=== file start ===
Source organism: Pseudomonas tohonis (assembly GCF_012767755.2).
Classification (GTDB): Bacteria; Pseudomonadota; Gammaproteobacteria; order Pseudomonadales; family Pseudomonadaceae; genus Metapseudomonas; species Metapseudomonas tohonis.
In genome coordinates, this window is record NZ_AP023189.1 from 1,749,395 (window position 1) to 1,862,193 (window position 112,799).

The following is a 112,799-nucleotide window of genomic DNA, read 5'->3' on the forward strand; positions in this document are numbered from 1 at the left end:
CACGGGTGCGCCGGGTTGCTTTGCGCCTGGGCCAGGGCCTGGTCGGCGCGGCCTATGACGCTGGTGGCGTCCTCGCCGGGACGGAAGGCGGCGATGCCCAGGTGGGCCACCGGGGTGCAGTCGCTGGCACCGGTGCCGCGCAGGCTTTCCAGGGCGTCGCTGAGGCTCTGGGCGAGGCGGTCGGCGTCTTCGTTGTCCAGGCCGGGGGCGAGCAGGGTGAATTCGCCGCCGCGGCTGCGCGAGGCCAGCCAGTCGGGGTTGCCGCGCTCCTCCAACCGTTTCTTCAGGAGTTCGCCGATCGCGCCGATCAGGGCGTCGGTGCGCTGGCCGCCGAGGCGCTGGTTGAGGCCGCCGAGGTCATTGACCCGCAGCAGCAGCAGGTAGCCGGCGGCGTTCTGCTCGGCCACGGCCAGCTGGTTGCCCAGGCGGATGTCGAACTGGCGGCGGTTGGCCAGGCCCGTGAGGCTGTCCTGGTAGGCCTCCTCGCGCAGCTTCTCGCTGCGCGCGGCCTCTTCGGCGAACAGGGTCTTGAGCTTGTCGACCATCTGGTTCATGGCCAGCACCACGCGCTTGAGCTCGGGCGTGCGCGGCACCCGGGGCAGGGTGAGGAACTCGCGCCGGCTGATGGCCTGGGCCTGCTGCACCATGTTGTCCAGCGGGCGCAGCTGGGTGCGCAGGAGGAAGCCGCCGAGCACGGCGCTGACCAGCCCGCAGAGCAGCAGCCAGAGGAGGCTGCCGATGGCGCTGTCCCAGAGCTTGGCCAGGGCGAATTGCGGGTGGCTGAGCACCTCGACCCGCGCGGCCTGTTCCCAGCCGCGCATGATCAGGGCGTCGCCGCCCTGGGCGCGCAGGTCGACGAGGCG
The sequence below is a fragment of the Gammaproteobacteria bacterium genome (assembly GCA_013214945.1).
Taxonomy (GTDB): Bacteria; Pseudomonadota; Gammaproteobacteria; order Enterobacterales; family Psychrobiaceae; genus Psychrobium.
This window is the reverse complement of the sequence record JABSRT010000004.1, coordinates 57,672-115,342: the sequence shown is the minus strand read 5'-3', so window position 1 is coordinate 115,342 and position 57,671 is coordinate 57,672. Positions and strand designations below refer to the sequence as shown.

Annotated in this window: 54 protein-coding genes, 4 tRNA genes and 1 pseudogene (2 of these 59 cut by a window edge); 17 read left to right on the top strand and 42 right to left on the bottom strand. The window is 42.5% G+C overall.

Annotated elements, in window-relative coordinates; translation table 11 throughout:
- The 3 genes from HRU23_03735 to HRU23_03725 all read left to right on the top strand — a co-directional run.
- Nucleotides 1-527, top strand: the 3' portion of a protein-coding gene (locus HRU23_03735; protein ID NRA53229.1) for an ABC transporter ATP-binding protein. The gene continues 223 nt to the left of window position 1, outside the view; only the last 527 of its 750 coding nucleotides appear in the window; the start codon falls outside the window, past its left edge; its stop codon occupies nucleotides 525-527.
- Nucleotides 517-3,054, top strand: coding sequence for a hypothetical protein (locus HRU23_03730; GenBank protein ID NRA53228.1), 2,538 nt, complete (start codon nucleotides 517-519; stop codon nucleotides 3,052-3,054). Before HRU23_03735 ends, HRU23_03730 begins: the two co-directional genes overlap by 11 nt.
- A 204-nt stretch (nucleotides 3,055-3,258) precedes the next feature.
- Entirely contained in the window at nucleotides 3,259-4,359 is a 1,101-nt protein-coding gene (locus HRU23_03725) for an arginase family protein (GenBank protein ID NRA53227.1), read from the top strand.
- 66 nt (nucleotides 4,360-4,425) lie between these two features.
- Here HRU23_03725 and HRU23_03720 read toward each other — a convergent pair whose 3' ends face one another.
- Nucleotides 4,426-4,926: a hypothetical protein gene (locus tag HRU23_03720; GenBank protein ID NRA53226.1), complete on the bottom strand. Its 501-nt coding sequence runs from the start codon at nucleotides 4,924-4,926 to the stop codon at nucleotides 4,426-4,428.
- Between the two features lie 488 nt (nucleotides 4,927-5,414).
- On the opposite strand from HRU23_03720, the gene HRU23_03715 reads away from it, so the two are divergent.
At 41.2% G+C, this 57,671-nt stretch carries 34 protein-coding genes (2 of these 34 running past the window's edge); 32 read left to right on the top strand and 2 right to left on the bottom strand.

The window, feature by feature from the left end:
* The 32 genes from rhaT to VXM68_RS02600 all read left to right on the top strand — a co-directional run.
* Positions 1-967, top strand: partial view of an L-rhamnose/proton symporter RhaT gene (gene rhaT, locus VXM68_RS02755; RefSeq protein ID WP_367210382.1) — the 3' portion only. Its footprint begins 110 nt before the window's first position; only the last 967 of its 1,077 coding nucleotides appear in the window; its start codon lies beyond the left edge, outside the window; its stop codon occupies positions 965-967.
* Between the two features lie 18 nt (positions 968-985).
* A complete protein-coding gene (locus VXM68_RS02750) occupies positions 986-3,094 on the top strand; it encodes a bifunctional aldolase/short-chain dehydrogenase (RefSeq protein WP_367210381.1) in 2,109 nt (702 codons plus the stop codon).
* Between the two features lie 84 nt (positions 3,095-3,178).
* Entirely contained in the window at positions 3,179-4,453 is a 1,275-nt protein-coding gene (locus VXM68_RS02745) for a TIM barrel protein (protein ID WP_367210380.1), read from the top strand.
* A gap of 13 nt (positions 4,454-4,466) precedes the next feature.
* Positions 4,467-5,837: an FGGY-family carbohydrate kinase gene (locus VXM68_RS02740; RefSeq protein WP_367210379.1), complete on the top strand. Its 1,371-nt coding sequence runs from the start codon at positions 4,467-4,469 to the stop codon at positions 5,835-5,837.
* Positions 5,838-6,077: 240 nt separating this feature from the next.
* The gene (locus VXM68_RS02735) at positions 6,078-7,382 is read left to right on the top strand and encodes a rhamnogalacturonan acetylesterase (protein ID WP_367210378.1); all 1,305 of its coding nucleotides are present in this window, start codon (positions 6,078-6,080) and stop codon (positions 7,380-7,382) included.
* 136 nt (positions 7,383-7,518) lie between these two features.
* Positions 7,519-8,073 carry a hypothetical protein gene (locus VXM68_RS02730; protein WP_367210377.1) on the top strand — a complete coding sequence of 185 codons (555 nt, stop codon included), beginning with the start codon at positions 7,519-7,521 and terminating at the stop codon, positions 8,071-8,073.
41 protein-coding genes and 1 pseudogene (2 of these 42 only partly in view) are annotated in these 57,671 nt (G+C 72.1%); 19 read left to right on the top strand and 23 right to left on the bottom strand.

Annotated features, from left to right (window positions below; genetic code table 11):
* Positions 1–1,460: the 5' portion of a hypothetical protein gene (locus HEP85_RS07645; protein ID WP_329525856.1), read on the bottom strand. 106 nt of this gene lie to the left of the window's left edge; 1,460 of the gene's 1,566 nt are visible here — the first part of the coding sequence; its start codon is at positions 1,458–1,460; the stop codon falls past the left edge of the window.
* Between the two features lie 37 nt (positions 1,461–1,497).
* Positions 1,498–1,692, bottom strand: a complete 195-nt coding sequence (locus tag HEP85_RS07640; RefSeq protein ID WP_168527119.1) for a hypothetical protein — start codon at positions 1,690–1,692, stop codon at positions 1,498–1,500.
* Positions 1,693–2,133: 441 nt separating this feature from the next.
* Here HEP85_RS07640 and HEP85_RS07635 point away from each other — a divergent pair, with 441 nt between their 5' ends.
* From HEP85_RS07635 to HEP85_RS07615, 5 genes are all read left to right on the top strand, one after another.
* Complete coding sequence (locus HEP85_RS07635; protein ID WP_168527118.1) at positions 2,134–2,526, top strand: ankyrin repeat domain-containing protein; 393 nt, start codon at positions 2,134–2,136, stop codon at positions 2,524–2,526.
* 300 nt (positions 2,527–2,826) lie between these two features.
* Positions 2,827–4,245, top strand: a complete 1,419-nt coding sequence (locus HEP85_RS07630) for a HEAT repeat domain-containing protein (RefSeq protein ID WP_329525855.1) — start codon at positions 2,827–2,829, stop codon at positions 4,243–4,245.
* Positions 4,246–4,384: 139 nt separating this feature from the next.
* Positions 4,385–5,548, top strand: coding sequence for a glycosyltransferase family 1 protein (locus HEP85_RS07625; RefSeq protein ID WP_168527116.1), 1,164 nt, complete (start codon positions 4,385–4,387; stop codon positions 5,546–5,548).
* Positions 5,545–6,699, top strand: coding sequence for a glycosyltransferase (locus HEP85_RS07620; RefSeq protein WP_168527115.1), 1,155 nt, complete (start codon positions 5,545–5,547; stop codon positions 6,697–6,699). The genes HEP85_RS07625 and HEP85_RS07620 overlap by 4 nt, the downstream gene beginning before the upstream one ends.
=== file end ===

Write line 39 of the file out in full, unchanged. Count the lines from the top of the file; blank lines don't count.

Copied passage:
* Positions 1,498–1,692, bottom strand: a complete 195-nt coding sequence (locus tag HEP85_RS07640; RefSeq protein ID WP_168527119.1) for a hypothetical protein — start codon at positions 1,690–1,692, stop codon at positions 1,498–1,500.